Once the UK finalises its exit from the European Union, it will introduce its own emissions trading scheme to replace the EU mechanism
Plans for a UK emissions trading system (ETS) have been put forward by policymakers to replace the EU system it currently follows.
The UK government’s proposal, developed jointly with Scotland, Wales and Northern Ireland, would lower the existing emissions cap by 5% and cover around one-third of the nation’s greenhouse gas output.
The scheme will be launched once the Brexit process has been finalised, and discussions about the possibility of linking the UK and EU carbon pricing mechanisms are currently underway – but this would only happen “if it suits both sides’ interests” according to the Department for Business, Energy & Industrial Strategy (BEIS).
UK energy minister Kwasi Kwarteng said: “This new scheme will provide a smooth transition for businesses while reducing our contribution to climate change, crucial as we work towards net-zero emissions by 2050.”
UK emissions trading system will target energy-intensive industries such as steelmaking and electricity generation
Emissions trading systems work by setting a cap on the total amount of greenhouse gases that can be emitted from certain sectors – such as energy-intensive industries like steelmaking, power generation and aviation.
The cap is reduced over time so that total emissions fall, and the UK government says once the new system is established the cap will be amended in line with its net-zero target.
“After each year, every covered company must surrender enough carbon allowances – each representing tonnes of carbon dioxide – to cover all its emissions, or additional fines of up to £100 ($125)per allowance are imposed,” the department said in a statement.
“Carbon allowances can be bought at auction and traded, and these markets determine their cost (the ‘carbon price’).”
Industry association Energy UK said it “strongly supports” the proposals, but called for greater clarity on the expected levels of carbon taxation.
The body’s interim chief executive Audrey Gallacher said: “In the event that a linking agreement [between the UK and EU] cannot be secured in time for 1 January 2021, we welcome government’s decision to introduce stability measures such as an Auction Reserve Price (ARP) to protect a newly-established stand-alone UK ETS from market shocks and volatility due to its smaller size.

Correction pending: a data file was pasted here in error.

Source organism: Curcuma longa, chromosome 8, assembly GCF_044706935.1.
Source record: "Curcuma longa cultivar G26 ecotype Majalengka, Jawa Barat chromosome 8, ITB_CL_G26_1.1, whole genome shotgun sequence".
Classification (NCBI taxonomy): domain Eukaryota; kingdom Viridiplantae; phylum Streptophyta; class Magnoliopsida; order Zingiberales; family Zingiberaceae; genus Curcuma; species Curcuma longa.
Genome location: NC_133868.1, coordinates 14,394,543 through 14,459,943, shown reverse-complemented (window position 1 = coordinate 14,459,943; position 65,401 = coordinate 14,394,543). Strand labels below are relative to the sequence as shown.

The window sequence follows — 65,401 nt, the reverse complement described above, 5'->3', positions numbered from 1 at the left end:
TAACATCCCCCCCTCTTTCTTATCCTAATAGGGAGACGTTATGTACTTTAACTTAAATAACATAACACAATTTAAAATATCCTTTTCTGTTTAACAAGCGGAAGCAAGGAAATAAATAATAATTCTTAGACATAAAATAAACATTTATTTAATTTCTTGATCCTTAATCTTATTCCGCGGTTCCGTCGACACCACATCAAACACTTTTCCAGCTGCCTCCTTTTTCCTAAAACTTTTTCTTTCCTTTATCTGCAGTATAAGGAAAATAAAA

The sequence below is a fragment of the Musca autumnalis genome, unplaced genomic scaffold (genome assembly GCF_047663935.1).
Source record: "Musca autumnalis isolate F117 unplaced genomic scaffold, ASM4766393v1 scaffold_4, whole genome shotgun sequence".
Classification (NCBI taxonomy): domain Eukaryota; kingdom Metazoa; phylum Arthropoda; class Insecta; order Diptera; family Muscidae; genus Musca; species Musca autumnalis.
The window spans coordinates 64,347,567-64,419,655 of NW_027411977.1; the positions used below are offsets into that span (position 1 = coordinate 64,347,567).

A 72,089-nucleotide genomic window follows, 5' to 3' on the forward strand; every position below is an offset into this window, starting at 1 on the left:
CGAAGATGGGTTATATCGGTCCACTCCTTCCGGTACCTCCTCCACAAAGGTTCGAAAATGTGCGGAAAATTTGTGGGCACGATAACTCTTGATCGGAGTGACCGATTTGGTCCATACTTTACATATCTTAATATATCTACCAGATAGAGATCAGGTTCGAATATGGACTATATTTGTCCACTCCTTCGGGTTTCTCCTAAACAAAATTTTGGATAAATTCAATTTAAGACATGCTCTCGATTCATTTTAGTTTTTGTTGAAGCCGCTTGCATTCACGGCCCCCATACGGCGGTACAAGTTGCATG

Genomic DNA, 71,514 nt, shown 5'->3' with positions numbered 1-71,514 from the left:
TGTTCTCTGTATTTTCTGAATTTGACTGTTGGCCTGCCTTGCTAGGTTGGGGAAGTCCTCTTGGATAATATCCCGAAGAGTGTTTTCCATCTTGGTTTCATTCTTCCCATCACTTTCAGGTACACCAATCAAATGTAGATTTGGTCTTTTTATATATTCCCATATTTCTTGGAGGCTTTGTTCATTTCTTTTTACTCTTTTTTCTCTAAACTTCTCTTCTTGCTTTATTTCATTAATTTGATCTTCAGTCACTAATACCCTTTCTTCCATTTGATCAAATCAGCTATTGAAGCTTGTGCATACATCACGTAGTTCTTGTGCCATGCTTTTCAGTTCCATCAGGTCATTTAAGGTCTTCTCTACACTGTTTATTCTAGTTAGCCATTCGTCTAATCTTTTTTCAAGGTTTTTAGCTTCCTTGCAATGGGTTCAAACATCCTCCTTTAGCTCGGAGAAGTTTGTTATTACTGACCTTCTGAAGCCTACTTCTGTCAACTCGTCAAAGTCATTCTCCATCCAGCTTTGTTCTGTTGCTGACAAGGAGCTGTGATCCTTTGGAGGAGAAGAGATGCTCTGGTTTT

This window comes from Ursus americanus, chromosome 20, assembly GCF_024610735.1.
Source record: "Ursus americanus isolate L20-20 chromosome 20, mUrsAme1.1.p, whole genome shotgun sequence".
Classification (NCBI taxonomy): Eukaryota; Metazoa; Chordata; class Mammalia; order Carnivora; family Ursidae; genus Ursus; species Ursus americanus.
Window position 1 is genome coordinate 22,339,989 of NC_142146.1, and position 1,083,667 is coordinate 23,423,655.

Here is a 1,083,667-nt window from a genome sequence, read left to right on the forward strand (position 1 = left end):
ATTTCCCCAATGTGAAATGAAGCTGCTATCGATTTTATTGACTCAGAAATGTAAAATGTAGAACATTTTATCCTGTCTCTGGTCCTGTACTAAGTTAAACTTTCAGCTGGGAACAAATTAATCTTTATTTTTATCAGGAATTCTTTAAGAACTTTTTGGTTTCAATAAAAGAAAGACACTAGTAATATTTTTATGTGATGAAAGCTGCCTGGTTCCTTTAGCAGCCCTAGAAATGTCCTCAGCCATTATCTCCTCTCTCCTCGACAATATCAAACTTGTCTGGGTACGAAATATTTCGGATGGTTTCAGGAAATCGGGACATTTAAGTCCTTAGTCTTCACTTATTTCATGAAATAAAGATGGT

“It is positive to have clarity on the level of the ARP (£15), however, we urgently need clarity from the Treasury of the level of the Carbon Emission Tax (CET) or at least the methodology in July.
“This will ensure that power operators have full visibility of the total carbon price, whether via a standalone UK ETS or CET fallback, in January 2021.”
World Bank warns global carbon prices not high enough to meet Paris Agreement targets
A recent World Bank report on global trends for carbon pricing found that ETS and taxation mechanisms have been rising in recent years, although “the pandemic is testing the resilience” of these initiatives.
It states there are now 61 carbon-pricing initiatives in place or scheduled for implementation, consisting of 31 ETSs and 30 carbon taxes.
These systems cover about 12 gigatonnes of carbon dioxide equivalent (GtCO2e), or about 22% of global greenhouse gas emissions – a 2% rise compared to 2019.
However, the report warns that “despite carbon prices increasing in many jurisdictions, they remain substantially lower than those needed to be consistent with the Paris Agreement”.
According to the World Bank, less than 5% of greenhouse gas emissions are currently covered by a carbon price within the range required to meet the international targets – between $40 and $80 per tonne of CO2 by 2020, and between $50 and $100 per tonne of CO2 by 2030.
It states: “The appropriate carbon price will be determined by local conditions, the role the carbon-pricing instrument should play, as well as the impact of other climate policies and technological progress. Equally, jurisdictions may choose to implement a tax or an ETS with an initially low price that rises over time as companies become familiar with the new pricing policy.
“Nevertheless, prices remain too low — similar to those reported in the previous two years.”